Referring a Student to the CARE Team
When a student's behavior goes beyond the normal classroom disturbance and appears distressed, you can contact the CARE Team for assistance. The team will evaluate the circumstances and determine the appropriate plan of action for the student.
To refer a student, we highly advise you to complete a CARE Report Form to ensure accuracy and a first-hand-account of the situation. We also advise you to review the "What to Watch For/Levels of Concern" diagram to understand how to respond to the different issues that may arise with a student. If you are concerned about a student, but have not witnessed any distressing or disruptive behavior, please explain your concern in detail. If you need to consult with a member of the team before submitting a report, you can contact the Assistant Dean of Students, Mary Logan, via email or at 903.565.5869.
CARE Team referrals will be received during normal business hours (Monday to Friday, 8:00 a.m. to 5:00 p.m.), and are not monitored after hours, on weekends, or during official University holidays. If this is a true emergency or requires immediate attention, please call 911 or UPD Dispatch at 903.566.7300.
Responding to Suicidal Concerns
When a student makes any reference to suicide or threat of suicide, a mental health professional should make a judgment about the seriousness of a possible suicidal thought or behavior. Suicide attempts are first and foremost a medical emergency. If danger or suicidal behavior appears imminent:
- Stay Calm;
- Call 911 or UPD Dispatch at 903.566.7300; and
- To Save a Life Remember QPR (Question, Persuade, and Refer):
- Question the person about the suicide;
- Persuade the person to get help; and
- Refer to the CARE Team via the CARE Report Form for help.
A distressed individual is an individual who:
- Makes threats of physical harm to you, others, or themselves;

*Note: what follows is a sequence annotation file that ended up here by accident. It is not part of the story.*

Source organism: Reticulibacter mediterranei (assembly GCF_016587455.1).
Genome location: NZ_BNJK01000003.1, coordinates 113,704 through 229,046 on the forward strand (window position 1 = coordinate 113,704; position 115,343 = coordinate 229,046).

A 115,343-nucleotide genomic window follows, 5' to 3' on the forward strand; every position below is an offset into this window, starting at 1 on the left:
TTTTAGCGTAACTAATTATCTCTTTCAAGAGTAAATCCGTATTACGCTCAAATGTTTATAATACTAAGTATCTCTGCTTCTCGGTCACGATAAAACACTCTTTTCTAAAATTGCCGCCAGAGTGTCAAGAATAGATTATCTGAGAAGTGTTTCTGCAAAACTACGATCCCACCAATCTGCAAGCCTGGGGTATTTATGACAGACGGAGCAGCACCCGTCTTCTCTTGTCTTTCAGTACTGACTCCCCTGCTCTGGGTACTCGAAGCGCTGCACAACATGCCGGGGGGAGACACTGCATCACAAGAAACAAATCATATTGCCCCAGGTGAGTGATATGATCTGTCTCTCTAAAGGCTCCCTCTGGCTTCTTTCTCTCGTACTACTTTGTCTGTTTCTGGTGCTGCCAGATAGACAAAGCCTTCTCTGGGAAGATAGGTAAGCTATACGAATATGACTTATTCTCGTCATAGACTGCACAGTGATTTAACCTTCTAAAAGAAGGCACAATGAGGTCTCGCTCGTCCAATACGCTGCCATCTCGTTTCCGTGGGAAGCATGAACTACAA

- An individual who behaves in a bizarre manner or exhibits unstable behavior patterns;
- Appears to be intoxicated or under the influence of a controlled substance; and/or
- Exhibits a weapon.
In order to communicate to distressed individual(s), we advise the following:
- Express your authority with non-verbal cues. For example, be confident in your approach.
- Sit or stand erect while making direct eye contact with the individual.
- Conduct yourself in a serious manner.
- Speak clearly and distinctively while utilizing your reflective listening skills.
Moving Beyond the Behavioral Issues
Traditionally, BIT primarily focused on cases involving behavioral concerns. However, as we understand the unique needs in higher education, we understand that support we provide to students must extend beyond traditional practices. As such, we rebranded ourselves to CARE in order to focus on the student's holistic needs; for example, home insecurity, food insecurity, and more. When you hear about these unique situations, please notify our CARE Team through the CARE Report Form.
- CARE Team Manual (Coming Soon)
- The CARE Team Manual provides you an inside look into the processes the CARE Team takes to address student cases.
- CARE Team Manual for Staff/Faculty (Coming Soon)
- The CARE Team Manual for Staff/Faculty is a supplemental resources to help you when dealing with a student of concern. This manual provides you with a list of resources and protocol of addressing a situation.
- Frequently Asked Questions (FAQ)
- The purposes of this FAQ is to provide information to staff and faculty about referral services, and available options to address situations with a student of concern.
- Student Success Resources
- The Student Success Resource is a one-page sheet that you can share with a student of concern. This information sheet will provide students a list of confidential, emergency, community, and university resources available to the individual.
- What to Watch For/Levels of Concern
- The What to Watch For/Level of Concern diagram provides you a simple guide to classroom management with students of concern, when to document an incident, and when to contact emergency personnel.
Commitment to FERPA
The Office of Student Conduct and Intervention and the Campus Assessment, Response, and Evaluation (CARE) Team respects a student's right to privacy, and therefore, cannot provide information restricted by the Family Education Rights and Privacy Act (FERPA). FERPA is a Federal law that protects the privacy of student educational records and gives students (over the age of 18 or attending an institution of higher education) the right to access and correct their records. Other than directory information, information contained in the educational records cannot be shared without the students' written consent.Learn More...